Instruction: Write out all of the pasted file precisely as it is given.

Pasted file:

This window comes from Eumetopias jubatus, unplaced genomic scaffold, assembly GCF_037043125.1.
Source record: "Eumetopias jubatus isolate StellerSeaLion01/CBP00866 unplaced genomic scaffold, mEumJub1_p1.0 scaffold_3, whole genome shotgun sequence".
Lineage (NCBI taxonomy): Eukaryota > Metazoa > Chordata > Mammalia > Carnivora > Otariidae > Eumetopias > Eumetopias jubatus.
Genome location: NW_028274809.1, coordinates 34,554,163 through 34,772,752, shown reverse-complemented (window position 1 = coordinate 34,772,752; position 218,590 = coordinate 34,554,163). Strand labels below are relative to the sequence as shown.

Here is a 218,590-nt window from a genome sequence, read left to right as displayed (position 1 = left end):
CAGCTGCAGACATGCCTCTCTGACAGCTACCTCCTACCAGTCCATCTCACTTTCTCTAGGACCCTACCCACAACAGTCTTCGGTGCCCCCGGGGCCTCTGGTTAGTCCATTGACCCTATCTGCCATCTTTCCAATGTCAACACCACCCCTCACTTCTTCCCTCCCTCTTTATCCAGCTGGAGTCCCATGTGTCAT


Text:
This window comes from Eumetopias jubatus, unplaced genomic scaffold, assembly GCF_037043125.1.
Source record: "Eumetopias jubatus isolate StellerSeaLion01/CBP00866 unplaced genomic scaffold, mEumJub1_p1.0 scaffold_3, whole genome shotgun sequence".
Lineage (NCBI taxonomy): Eukaryota > Metazoa > Chordata > Mammalia > Carnivora > Otariidae > Eumetopias > Eumetopias jubatus.
Genome location: NW_028274809.1, coordinates 34,554,163 through 34,772,752, shown reverse-complemented (window position 1 = coordinate 34,772,752; position 218,590 = coordinate 34,554,163). Strand labels below are relative to the sequence as shown.

Here is a 218,590-nt window from a genome sequence, read left to right as displayed (position 1 = left end):
CAGCTGCAGACATGCCTCTCTGACAGCTACCTCCTACCAGTCCATCTCACTTTCTCTAGGACCCTACCCACAACAGTCTTCGGTGCCCCCGGGGCCTCTGGTTAGTCCATTGACCCTATCTGCCATCTTTCCAATGTCAACACCACCCCTCACTTCTTCCCTCCCTCTTTATCCAGCTGGAGTCCCATGTGTCAT